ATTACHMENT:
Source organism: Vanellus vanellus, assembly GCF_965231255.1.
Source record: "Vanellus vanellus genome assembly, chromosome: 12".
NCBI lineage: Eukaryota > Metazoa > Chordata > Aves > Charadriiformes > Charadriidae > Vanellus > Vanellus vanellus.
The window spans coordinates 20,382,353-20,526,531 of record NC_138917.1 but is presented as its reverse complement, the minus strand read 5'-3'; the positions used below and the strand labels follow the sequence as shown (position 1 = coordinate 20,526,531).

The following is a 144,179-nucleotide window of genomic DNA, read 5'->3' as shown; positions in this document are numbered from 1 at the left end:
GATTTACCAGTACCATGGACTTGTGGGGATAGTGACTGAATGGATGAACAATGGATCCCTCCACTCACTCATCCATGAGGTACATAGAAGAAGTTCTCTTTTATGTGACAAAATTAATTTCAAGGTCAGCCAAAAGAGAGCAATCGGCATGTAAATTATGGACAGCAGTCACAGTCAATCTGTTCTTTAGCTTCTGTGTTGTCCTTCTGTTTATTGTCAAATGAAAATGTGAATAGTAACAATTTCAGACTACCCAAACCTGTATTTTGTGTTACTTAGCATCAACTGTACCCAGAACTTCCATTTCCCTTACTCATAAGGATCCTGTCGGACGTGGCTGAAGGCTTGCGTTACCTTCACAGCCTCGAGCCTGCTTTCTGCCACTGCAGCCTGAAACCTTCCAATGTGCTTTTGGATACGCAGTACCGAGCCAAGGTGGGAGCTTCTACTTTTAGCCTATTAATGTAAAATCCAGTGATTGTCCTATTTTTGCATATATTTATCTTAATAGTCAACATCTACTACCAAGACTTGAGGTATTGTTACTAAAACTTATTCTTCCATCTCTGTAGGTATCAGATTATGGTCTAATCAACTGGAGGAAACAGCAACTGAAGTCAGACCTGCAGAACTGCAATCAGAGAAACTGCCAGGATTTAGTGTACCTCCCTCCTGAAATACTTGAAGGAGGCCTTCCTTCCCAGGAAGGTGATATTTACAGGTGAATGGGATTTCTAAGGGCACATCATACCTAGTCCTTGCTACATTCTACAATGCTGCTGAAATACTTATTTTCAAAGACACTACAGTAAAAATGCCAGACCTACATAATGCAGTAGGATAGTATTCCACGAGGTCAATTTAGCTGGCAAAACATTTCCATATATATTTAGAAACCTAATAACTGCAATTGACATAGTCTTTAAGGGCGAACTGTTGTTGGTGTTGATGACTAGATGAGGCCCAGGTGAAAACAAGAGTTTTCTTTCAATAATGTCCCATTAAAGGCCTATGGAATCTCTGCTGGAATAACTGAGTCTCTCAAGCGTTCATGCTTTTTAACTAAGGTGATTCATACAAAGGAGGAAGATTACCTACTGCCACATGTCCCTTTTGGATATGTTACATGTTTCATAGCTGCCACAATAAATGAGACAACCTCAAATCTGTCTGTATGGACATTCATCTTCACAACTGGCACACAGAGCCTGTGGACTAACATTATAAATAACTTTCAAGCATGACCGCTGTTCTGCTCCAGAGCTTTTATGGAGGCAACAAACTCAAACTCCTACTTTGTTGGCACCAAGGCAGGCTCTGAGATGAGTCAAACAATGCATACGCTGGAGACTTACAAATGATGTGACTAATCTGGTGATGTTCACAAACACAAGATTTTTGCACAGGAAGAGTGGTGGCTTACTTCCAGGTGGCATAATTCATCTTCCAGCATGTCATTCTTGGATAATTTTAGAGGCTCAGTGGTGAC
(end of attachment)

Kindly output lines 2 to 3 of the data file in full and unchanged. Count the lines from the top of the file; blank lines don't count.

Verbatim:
Source record: "Vanellus vanellus genome assembly, chromosome: 12".
NCBI lineage: Eukaryota > Metazoa > Chordata > Aves > Charadriiformes > Charadriidae > Vanellus > Vanellus vanellus.